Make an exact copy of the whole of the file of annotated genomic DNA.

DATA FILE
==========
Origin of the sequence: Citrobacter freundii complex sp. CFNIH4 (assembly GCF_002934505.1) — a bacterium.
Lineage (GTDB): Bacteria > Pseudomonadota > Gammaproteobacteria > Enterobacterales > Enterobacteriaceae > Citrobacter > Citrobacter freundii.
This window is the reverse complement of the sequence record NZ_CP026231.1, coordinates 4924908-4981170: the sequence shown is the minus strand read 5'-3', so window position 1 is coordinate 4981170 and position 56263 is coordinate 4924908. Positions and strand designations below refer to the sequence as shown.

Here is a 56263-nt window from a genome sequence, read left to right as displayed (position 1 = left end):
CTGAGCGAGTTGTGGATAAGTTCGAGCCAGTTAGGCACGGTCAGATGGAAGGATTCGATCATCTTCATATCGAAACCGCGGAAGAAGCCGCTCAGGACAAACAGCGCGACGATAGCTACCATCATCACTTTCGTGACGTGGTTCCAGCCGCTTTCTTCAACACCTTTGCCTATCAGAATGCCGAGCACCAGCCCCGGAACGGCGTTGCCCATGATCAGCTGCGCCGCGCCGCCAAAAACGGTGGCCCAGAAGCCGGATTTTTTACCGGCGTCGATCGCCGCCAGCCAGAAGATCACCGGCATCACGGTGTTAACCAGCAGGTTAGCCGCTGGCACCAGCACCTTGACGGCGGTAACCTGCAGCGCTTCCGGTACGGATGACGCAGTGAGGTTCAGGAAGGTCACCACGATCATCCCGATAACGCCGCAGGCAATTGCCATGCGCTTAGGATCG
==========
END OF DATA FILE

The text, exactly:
Origin of the sequence: Citrobacter freundii complex sp. CFNIH4 (assembly GCF_002934505.1) — a bacterium.
Lineage (GTDB): Bacteria > Pseudomonadota > Gammaproteobacteria > Enterobacterales > Enterobacteriaceae > Citrobacter > Citrobacter freundii.
This window is the reverse complement of the sequence record NZ_CP026231.1, coordinates 4924908-4981170: the sequence shown is the minus strand read 5'-3', so window position 1 is coordinate 4981170 and position 56263 is coordinate 4924908. Positions and strand designations below refer to the sequence as shown.

Here is a 56263-nt window from a genome sequence, read left to right as displayed (position 1 = left end):
CTGAGCGAGTTGTGGATAAGTTCGAGCCAGTTAGGCACGGTCAGATGGAAGGATTCGATCATCTTCATATCGAAACCGCGGAAGAAGCCGCTCAGGACAAACAGCGCGACGATAGCTACCATCATCACTTTCGTGACGTGGTTCCAGCCGCTTTCTTCAACACCTTTGCCTATCAGAATGCCGAGCACCAGCCCCGGAACGGCGTTGCCCATGATCAGCTGCGCCGCGCCGCCAAAAACGGTGGCCCAGAAGCCGGATTTTTTACCGGCGTCGATCGCCGCCAGCCAGAAGATCACCGGCATCACGGTGTTAACCAGCAGGTTAGCCGCTGGCACCAGCACCTTGACGGCGGTAACCTGCAGCGCTTCCGGTACGGATGACGCAGTGAGGTTCAGGAAGGTCACCACGATCATCCCGATAACGCCGCAGGCAATTGCCATGCGCTTAGGATCG